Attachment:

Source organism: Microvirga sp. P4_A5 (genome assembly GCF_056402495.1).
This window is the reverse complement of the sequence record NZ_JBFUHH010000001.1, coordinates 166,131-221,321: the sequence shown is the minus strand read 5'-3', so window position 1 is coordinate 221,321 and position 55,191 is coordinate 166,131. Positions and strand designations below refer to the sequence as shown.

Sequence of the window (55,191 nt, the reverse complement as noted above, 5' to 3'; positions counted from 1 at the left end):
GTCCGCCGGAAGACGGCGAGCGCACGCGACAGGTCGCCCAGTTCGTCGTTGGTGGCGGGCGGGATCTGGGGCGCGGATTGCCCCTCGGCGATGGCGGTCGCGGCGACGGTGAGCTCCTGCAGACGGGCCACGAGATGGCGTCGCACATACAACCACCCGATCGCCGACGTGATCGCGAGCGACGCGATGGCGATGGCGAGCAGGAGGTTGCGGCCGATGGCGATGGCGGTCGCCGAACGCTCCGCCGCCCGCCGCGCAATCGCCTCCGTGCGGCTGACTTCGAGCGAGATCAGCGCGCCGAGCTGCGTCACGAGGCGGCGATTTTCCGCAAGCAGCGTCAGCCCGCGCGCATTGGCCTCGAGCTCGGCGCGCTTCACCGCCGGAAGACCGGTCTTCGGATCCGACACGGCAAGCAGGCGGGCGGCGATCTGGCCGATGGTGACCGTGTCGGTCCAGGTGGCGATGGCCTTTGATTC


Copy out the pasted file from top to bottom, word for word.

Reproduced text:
Source organism: Microvirga sp. P4_A5 (genome assembly GCF_056402495.1).
This window is the reverse complement of the sequence record NZ_JBFUHH010000001.1, coordinates 166,131-221,321: the sequence shown is the minus strand read 5'-3', so window position 1 is coordinate 221,321 and position 55,191 is coordinate 166,131. Positions and strand designations below refer to the sequence as shown.

Sequence of the window (55,191 nt, the reverse complement as noted above, 5' to 3'; positions counted from 1 at the left end):
GTCCGCCGGAAGACGGCGAGCGCACGCGACAGGTCGCCCAGTTCGTCGTTGGTGGCGGGCGGGATCTGGGGCGCGGATTGCCCCTCGGCGATGGCGGTCGCGGCGACGGTGAGCTCCTGCAGACGGGCCACGAGATGGCGTCGCACATACAACCACCCGATCGCCGACGTGATCGCGAGCGACGCGATGGCGATGGCGAGCAGGAGGTTGCGGCCGATGGCGATGGCGGTCGCCGAACGCTCCGCCGCCCGCCGCGCAATCGCCTCCGTGCGGCTGACTTCGAGCGAGATCAGCGCGCCGAGCTGCGTCACGAGGCGGCGATTTTCCGCAAGCAGCGTCAGCCCGCGCGCATTGGCCTCGAGCTCGGCGCGCTTCACCGCCGGAAGACCGGTCTTCGGATCCGACACGGCAAGCAGGCGGGCGGCGATCTGGCCGATGGTGACCGTGTCGGTCCAGGTGGCGATGGCCTTTGATTC